Welcome email 4
The fourth email in the Welcome/Pre-Purchase Series focuses on building a sense of community and ensuring your consumers feel welcome and included by your brand. When people refer to their brand as a “family” this is what they’re talking about! To help build trust with your users, treat them like a friend or an acquaintance versus just a customer you want a conversion from. Remember: consumers can easily see through insincere communications so don’t say anything you don’t mean or can’t back up.
This email should be sent 3 to 4 days after email 3, but again, experimentation for time delay is key. This email should be sent as a final communication to people who did not convert after the first three emails.
The copywriting for your fourth Community-Focused email should focus on one content bucket:
This is a great opportunity to highlight how your brand interacts with the community you’ve created. Perhaps you share user-generated content on your social media, host giveaways for products, keep a community newsletter, or host events for your supporters.
These are all great ways to generate a sense of belonging with your brand’s community and can entice shoppers to stick around to join in the activities. When working on your sense of community, remember to keep it in line with your mission, vision, and values. This helps you stay authentic and on-brand while continuing to build trust with your consumers.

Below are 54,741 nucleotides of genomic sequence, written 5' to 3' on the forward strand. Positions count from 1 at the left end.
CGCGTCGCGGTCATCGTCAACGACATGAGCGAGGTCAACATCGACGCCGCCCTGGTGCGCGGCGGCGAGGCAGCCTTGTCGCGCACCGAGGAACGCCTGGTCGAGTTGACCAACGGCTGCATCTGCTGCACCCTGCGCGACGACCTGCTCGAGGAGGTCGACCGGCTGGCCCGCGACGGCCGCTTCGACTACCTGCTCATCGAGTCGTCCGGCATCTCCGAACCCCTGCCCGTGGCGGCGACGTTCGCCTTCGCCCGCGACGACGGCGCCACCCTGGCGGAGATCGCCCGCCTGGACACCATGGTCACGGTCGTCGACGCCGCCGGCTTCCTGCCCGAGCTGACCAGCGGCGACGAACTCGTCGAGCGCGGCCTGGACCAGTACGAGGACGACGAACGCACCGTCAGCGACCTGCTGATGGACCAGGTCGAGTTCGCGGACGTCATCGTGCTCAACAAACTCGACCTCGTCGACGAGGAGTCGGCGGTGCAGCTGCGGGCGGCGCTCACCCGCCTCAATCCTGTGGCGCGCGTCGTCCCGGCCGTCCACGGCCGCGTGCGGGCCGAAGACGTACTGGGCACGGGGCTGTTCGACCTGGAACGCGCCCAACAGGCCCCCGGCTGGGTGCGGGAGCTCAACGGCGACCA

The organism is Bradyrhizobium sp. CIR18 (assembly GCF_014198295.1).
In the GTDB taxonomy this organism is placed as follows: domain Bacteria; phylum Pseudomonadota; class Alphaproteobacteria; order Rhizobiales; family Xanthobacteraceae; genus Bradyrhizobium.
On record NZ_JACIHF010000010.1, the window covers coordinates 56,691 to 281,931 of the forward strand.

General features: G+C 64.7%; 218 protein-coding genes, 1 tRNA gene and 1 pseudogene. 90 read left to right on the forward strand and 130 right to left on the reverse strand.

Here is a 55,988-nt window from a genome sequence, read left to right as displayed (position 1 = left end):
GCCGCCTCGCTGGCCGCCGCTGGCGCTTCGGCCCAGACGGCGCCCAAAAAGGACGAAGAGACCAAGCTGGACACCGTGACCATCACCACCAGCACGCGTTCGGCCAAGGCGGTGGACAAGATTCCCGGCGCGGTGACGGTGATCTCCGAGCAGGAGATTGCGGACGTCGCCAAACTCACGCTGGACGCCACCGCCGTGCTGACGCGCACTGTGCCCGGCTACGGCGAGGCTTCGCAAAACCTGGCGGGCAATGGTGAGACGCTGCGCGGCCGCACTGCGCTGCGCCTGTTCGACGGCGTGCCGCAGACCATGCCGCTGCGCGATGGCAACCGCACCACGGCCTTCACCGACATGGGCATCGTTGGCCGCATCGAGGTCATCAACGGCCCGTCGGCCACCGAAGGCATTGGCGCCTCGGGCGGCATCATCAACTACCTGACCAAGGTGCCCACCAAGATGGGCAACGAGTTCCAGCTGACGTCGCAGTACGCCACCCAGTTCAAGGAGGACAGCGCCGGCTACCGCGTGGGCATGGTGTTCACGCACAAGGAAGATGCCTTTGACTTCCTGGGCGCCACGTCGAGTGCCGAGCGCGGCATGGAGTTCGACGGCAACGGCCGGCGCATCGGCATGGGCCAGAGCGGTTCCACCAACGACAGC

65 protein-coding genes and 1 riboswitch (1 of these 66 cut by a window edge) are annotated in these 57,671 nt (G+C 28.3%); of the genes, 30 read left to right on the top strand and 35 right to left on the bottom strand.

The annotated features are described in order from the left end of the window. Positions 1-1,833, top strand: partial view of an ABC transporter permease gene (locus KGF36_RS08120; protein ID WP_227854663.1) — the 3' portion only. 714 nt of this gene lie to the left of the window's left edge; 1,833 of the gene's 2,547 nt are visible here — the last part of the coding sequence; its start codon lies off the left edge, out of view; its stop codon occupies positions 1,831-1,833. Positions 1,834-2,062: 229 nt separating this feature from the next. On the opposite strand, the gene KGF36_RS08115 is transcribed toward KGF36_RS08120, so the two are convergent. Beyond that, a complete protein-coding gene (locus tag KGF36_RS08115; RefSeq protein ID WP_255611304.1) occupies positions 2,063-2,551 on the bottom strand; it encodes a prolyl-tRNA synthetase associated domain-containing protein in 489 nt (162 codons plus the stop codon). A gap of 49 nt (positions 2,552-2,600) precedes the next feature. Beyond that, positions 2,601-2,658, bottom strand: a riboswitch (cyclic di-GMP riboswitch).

Subject Lines for your fourth Community-Focused email could look like the following:
Take a look at the example below of a Social Proof email that we wrote for SalonPro.
For this fourth Welcome/Pre-Purchase email, you can expect an open rate of 20% – 30% although some of our clients see open rates of up to 40%. Again, it’s natural that as this Welcome/Pre-Purchase Series progresses, your open rates will decrease slightly. This email is your second last chance to prove why your brand is worthy of a customer’s conversion, so give this one everything you’ve got before you move on to Email #5.
Welcome email 5
The fifth email in your Welcome/Pre-Purchase series is perhaps the most straightforward. In this email, you’re pulling out all the stops to try for the last time to get the conversion by offering a discount. Email #5 is the absolute last chance to try and get the conversion, so we want to pull in a little bit of everything we’ve already talked about: the benefits of your brand, social proof, and a sense of community.
This email should be sent 2 to 3 days after your Social Proof email, but as with all of the other emails in this flow, you’ll want to experiment with send-out time to see what works best for your audience.
The copywriting for your fifth email should focus on the following content buckets:
The most important think to remember when writing a discount email is that all the content buckets should be very, very short; some discount emails don’t even need copy if you’ve got a strong visual.
When introducing the discount, you’ll want to preface why anyone should care about savings. Is it exclusive? Is it your biggest discount yet? Is it savings on an item that’s never usually on sale? Discounts are great, but greating a sense of urgency and exclusivity makes any deal a little sweeter.